Mimi Glossop wants a divorce so her Aunt Hortense hires a professional to play the correspondent in apparent infidelity. American dancer Guy Holden meets Mimi while visiting Brightbourne (... See full summary »
Dr. Tony Flagg's friend, Steven, has problems in the relationship with his fiancee, Amanda, so he persuades her to visit Dr. Flagg. After some minor misunderstandings, she falls in love ... See full summary »
Football player John Kent tags along as Huck Haines and the Wabash Indianians travel to an engagement in Paris, only to lose it immediately. John and company visit his aunt, owner of a posh... See full summary »
Aviator and band leader Roger Bond is forever getting his group fired for flirting with the lady guests. When he falls for Brazilian beauty Belinha de Rezende it appears to be for real, ... See full summary »
Dolores del Rio,
The Acunas, a rich Argentine family, have the tradition that the daughters have to get married in order, oldest first. When sister #1 gets married, sisters #3 and #4 put pressure on Maria, ... See full summary »
William A. Seiter
Tom and Ellen Bowen are a brother and sister dance act whose show closes in New York. Their agent books them in London for the same period as the Royal Wedding. They travel by ship where ... See full summary »
Lady Alyce Marshmorton must marry soon, and the staff of Tottney Castle have laid bets on who she'll choose, with young Albert wagering on "Mr. X." After Alyce goes to London to meet a beau... See full summary »
Ballet star Pete "Petrov" Peters arranges to cross the Atlantic aboard the same ship as the dancer he's fallen for but barely knows, musical star Linda Keene. By the time the ocean liner reaches New York, a little white lie has churned through the rumor mill and turned into a hot gossip item: that the two celebrities are secretly married. Written by
Diana Hamilton <firstname.lastname@example.org>
The song, "Hi-Ho," was written for this movie as an opening number, but was dropped because of the expense of filming it. It was published in 1967. The song "Wake Up Brother and Dance" was also written for the movie and published in 1937 with the other songs, but it was dropped to make room for the title song. It appeared in the movie Kiss Me, Stupid (1964) with the title "Sophia." See more »
At one part, Petrov is standing in front of a full-length mirror talking to Jeffrey. The reflection in the mirror doesn't match the actor's (or stand-in) playing Petrov's movements. See more »
[picks up phone]
Oh, hello, Jeffrey. Yes, are you there?
Of course I'm here.
Now don't shout at me - I'm in jail.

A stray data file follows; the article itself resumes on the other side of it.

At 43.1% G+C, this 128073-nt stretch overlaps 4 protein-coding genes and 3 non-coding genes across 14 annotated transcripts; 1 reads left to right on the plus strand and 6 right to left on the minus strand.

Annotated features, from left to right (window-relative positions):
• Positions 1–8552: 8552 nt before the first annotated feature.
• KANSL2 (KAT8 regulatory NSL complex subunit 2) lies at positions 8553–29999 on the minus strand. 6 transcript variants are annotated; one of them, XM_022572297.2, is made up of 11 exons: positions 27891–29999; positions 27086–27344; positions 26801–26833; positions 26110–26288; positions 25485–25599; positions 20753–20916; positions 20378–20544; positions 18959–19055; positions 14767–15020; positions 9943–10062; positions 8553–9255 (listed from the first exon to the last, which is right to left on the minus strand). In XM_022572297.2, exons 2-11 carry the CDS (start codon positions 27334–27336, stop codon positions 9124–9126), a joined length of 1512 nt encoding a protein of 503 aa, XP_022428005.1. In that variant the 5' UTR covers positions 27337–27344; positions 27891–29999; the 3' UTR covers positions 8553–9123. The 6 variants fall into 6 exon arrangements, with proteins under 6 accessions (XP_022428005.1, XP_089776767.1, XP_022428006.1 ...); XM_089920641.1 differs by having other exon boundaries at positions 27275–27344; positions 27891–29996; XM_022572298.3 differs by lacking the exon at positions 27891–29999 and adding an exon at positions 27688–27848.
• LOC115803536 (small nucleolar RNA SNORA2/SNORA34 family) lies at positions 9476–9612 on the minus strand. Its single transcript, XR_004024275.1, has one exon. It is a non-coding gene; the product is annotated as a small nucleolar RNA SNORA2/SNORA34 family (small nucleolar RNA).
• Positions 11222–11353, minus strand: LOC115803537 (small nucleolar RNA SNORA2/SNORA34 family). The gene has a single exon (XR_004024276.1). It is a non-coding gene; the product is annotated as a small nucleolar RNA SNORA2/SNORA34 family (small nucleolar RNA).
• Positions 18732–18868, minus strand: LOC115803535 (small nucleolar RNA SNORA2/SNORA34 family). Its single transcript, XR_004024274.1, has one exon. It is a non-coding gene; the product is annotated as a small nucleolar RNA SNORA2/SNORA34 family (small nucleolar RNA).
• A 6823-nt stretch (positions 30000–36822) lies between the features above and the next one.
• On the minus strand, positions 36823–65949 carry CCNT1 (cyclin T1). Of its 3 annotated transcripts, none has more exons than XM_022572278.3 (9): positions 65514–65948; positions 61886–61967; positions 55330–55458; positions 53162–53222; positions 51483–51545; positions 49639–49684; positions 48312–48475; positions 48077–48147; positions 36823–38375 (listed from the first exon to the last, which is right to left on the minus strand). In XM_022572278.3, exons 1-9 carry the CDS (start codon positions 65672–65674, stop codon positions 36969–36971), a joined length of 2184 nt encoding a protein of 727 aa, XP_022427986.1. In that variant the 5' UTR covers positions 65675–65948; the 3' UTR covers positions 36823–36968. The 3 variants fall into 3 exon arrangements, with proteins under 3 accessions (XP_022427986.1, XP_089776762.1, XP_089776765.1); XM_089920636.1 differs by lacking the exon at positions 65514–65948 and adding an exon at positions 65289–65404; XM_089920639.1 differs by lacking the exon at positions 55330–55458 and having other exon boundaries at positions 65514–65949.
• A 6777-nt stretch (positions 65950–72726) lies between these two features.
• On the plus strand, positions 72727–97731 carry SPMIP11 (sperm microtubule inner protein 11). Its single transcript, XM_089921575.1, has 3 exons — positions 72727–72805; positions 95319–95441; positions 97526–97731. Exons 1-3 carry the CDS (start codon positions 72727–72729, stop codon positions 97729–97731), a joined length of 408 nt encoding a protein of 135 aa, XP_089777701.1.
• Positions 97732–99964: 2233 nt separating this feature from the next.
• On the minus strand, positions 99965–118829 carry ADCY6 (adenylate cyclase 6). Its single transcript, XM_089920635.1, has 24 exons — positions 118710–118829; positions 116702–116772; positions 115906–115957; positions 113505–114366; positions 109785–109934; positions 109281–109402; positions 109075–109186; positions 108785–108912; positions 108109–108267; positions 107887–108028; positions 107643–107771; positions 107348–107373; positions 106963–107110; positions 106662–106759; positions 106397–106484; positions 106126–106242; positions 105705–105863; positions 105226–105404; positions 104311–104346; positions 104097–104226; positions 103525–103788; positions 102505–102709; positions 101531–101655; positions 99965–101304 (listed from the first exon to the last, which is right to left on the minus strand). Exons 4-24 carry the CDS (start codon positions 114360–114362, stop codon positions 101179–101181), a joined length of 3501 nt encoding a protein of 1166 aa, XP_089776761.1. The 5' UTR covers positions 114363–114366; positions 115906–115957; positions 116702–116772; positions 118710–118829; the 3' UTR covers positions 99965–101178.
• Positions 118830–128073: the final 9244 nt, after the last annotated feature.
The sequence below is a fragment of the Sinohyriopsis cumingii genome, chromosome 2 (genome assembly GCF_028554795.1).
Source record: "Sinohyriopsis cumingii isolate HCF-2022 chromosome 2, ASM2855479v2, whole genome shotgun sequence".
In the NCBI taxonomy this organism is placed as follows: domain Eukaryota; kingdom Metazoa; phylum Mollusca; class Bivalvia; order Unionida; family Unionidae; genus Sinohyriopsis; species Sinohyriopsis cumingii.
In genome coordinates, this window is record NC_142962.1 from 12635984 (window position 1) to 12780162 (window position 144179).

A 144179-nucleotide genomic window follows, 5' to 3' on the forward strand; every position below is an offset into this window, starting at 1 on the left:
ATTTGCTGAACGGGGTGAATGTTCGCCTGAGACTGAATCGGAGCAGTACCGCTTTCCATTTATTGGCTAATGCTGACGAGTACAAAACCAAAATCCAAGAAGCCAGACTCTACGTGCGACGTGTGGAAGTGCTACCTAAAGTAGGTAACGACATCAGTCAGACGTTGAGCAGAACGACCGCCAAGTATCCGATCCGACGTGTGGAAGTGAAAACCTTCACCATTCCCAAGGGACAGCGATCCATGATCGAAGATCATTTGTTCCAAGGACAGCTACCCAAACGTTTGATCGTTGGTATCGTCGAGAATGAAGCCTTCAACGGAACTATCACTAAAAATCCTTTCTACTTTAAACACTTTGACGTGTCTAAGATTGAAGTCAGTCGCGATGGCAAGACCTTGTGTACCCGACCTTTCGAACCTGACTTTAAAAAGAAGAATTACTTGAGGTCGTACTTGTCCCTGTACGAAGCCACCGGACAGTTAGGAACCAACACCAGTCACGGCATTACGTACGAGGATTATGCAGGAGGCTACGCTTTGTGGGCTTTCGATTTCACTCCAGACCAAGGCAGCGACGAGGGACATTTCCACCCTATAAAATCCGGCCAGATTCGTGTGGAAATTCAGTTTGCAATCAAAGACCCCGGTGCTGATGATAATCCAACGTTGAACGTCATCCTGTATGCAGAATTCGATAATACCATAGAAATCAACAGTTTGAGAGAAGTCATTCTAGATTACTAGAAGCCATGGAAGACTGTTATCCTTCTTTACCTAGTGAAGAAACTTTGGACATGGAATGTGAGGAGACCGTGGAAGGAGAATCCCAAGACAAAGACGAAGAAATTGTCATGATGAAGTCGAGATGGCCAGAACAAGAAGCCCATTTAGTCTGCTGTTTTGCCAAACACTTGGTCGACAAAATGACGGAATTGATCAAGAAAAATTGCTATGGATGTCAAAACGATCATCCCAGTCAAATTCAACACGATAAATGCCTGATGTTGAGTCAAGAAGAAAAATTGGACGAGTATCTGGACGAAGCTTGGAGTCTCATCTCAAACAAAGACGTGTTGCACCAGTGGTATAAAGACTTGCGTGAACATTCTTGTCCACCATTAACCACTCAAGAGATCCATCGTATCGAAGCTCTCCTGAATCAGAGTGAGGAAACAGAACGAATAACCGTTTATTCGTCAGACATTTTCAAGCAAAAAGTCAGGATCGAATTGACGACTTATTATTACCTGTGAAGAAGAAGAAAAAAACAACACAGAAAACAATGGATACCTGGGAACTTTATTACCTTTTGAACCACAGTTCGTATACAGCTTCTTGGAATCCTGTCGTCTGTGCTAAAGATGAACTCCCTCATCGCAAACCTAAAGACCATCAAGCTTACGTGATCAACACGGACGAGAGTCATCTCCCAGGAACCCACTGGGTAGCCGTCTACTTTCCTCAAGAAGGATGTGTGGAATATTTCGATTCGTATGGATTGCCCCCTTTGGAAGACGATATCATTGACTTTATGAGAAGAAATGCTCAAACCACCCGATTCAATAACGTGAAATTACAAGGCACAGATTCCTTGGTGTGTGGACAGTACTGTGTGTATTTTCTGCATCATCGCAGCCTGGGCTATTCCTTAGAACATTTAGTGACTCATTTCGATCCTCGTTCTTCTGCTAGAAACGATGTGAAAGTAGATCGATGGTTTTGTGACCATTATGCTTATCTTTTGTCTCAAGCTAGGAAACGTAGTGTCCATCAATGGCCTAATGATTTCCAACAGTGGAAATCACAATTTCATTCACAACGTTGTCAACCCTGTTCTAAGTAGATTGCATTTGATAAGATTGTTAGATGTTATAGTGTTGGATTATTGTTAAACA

Well, that's all right; we don't need you.
I'm in jail for battery, and I want you to get me out. I'm at the Susquehannah Street Jail . . . Susquehannah! Susquehannah - S-U-S-Q-U-Q! Q! You know, the thing you play billiards with . . . Billiards! B-I-L-L-
Policeman at Jail:
What is this, a spelling bee?
Ahem. No, "L" for larynx. L-A-R-Y . . . N-No, not "M", N! . . . "N" as in neighbor! Neighbor, ...
[...] See more »
When George Gershwin's name appears in the credits, a bit of "Rhapsody in Blue" plays on the soundtrack. See more »
We shall not only dance, we shall roller-skate ...!
It was a delight to come across the movie on DVD. 'Shall We Dance' was the only Fred and Ginger movie of 1937 and didn't do as well as previous efforts, making less than half a million dollars profit at the time (ref. 'The RKO Story' by Jewell and Harbin). Obviously I'd never be able to pick a money-maker as I found it totally brilliant from beginning to end! A wonderful sound track and beautiful score - the only one George and Ira Gershwin ever wrote for Fred and Ginger, more's the pity.
The skimpy story involving romances, misunderstandings and a luxury liner across the Atlantic has been done numerous times but here it seems to work, thanks to the wonderful Eric Blore, Edward Everett Horton and a good supporting cast, with the exception of Ketti Gallian. This lady seems out of place, not unlike the unfortunate Randolph Scott in 'Follow the Fleet'. The musical numbers are a knockout, especially the ship's engine room and roller-skating sequences. Fred plays one of his most endearing parts while Ginger is spellbindingly gorgeous. Viewing a sharp transfer really does show up a lot of things missed when watching less than good prints on television. Ginger's eyes kept me transfixed whenever she appeared :)
A movie to be viewed, and enjoyed, again and again. As good as 'Swing Time' and not far short of my favourite Fred and Ginger movie, 'Flying Down to Rio'.
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